Stocks haven't bottomed yet and investors should still wait for more bullish signals, BofA says

Traders work on the floor of the New York Stock ExchangeTIMOTHY A. CLARY / Getty Images

  • Stocks still have room to fall as several bullish indicators have not been triggered yet, Bank of America said Friday.

  • On a macro scale, BofA analysts said the economy still shows the “early innings” of a downturn.

  • Of its 10 bull-market signals, only four have been triggered, while past market bottoms had eight or more flashing.

Bank of America’s bull-market indicators suggest that stocks haven’t hit bottom yet, as less than half have been triggered so far, analysts said in a Friday note.

Of the bank’s 10 consistent signposts of a bull market, only four have flashed as of Friday. In the last seven prior market bottoms, however, eight or more of those signals were triggered, the analysts said.

Currently, indicators point to the US economy being in the early stage of a downturn, they added, and the 17% stock jump after June’s low was a bear market rally.

The 10 indicators are categorized into four groups: policy, valuations, macro, and sentiment/technical, according to Bank of America. None of the indicators in the latter two groups have been triggered.

Bank of America

The four indicators that have been triggered include a rise in unemployment versus the 12-month low, a 5% bear market rally, an improved PMI, and the AAII US Investment Sentiment Readings.

As far as valuations, analysts said that stocks aren’t cheap enough. One bull signal with a perfect track record — BofA’s so-called Rule of 20 — suggests it’s too early to buy still.

“The rule is simple: CPI + trailing P/E should be less than 20 ahead of a market bottom,” analysts wrote. “Today’s sum is 27, (P/E=18.4, CPI=8.5%) and valuations imply 3% CPI based on a longer term historical relationship.”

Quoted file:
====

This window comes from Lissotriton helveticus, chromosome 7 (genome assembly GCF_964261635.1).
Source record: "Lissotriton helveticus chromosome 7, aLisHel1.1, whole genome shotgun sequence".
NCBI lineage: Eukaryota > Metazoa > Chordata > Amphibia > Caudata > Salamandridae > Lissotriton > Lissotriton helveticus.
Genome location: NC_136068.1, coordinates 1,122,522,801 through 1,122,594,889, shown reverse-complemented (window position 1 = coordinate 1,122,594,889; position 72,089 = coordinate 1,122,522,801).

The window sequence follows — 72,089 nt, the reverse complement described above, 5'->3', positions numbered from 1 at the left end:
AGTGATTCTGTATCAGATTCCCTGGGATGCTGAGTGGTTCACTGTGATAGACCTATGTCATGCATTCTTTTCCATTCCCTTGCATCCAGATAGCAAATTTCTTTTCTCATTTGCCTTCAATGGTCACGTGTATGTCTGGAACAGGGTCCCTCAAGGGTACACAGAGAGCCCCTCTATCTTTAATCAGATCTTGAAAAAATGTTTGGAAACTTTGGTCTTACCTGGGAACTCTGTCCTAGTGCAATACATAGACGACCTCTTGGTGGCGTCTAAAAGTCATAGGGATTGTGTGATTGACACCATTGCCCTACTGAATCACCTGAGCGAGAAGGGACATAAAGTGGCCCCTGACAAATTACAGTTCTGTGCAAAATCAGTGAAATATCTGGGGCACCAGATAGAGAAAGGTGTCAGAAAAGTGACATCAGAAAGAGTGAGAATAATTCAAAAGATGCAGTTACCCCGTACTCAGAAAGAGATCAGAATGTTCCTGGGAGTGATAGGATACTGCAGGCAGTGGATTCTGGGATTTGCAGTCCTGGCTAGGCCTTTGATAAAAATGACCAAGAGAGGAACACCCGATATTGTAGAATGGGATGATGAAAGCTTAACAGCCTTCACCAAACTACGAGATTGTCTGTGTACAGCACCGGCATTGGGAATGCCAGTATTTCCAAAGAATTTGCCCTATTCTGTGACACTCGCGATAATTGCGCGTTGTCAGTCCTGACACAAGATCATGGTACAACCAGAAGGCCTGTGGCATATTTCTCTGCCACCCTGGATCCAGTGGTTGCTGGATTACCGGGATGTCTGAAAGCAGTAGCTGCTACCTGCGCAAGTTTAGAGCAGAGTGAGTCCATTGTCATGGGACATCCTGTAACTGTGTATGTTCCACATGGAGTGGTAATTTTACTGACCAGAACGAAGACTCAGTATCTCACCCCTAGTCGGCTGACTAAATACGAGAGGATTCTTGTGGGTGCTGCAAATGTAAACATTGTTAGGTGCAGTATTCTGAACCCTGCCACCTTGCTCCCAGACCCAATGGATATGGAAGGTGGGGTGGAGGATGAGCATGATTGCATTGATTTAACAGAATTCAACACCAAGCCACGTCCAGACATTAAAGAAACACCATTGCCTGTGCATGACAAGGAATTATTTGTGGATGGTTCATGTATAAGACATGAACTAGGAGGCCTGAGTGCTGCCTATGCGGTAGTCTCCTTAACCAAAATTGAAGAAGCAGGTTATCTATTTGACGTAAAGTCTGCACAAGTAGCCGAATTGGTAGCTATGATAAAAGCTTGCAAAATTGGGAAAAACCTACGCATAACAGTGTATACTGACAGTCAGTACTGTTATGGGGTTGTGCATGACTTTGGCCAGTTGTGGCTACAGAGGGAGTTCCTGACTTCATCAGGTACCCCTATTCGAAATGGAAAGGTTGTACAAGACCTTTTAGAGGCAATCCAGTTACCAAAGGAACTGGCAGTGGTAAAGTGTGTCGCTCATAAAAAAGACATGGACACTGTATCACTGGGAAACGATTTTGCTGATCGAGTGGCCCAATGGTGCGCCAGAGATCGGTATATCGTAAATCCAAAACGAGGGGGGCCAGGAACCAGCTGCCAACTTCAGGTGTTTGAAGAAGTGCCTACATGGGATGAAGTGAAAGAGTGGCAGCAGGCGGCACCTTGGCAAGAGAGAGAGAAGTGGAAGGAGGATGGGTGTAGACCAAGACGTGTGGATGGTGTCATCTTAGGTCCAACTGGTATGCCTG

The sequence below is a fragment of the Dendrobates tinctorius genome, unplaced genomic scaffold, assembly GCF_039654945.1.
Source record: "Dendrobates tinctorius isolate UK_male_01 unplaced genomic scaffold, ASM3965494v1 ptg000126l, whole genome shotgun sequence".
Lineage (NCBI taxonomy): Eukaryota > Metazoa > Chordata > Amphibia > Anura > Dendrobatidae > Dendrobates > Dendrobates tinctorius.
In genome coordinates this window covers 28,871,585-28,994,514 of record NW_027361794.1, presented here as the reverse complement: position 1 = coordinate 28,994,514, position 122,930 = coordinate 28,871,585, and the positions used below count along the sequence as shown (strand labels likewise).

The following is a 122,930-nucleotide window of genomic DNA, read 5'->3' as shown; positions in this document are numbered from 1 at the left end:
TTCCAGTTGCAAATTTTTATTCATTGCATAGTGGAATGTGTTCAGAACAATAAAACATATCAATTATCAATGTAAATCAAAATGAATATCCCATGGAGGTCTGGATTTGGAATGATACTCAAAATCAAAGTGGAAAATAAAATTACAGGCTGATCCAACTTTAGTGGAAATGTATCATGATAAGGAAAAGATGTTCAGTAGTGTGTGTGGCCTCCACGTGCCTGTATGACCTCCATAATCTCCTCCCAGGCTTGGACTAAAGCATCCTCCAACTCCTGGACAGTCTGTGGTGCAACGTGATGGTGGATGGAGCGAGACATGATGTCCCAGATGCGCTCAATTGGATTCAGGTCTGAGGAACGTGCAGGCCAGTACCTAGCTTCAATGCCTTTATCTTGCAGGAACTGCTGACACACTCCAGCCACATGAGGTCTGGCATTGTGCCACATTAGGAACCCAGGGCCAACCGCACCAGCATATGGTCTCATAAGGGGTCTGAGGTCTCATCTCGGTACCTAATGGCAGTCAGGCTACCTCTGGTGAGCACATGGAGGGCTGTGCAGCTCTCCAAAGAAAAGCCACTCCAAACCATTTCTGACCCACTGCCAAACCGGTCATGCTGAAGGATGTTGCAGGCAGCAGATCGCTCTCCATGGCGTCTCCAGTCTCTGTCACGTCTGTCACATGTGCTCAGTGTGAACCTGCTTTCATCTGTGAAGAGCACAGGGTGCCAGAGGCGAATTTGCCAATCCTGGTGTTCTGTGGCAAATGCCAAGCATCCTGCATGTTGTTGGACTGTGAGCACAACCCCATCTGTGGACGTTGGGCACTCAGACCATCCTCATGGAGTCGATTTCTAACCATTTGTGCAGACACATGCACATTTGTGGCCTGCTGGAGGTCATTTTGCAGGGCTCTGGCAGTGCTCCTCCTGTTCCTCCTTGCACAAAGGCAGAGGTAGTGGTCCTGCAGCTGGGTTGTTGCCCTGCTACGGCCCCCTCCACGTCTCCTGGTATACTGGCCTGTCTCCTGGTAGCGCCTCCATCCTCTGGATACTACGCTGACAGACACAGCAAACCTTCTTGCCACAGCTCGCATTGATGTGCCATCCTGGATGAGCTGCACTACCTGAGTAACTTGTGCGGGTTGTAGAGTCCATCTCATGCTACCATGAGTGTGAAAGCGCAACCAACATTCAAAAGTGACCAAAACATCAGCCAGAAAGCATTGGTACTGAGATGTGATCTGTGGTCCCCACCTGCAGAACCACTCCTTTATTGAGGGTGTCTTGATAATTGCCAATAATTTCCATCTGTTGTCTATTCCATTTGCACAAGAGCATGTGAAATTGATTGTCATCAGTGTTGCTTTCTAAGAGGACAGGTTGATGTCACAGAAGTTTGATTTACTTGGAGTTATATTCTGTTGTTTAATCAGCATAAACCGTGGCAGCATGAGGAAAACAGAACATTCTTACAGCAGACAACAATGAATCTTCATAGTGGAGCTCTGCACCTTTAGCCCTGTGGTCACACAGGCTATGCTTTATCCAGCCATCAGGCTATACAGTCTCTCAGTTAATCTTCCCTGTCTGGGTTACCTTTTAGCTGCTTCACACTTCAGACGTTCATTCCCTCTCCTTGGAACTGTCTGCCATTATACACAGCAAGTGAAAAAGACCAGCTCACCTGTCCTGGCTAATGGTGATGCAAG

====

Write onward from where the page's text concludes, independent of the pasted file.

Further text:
Meanwhile, BofA highlighted that the Fed has cut rates before a market bottom during the past seven bear markets, adding that the stocks hit their floor on average 11 months after the first rate cut. But the Fed is still in a tightening cycle and widely expected to deliver another jumbo rate hike later this month.

Meanwhile, the 2-year Treasury yield continues to rise to cycle highs, analysts said, whereas before previous bull markets the indicator would fall at least 50 basis points from its six-month highs.

In a separate note on Friday, Bank of America said the stock market is poised to hit new lows this year as fast inflation leads to a slow recession shock.

In their forecast, strategists said stocks will drop and yields will pop as more rate hikes loom.

“Jackson Hole marked the end of ‘Mission Accomplished’ summer trade of peak CPI, peak yields, [and expected] Fed cuts in 2023,” BofA’s Michael Hartnett wrote in the note.

Read the original article on Business Insider

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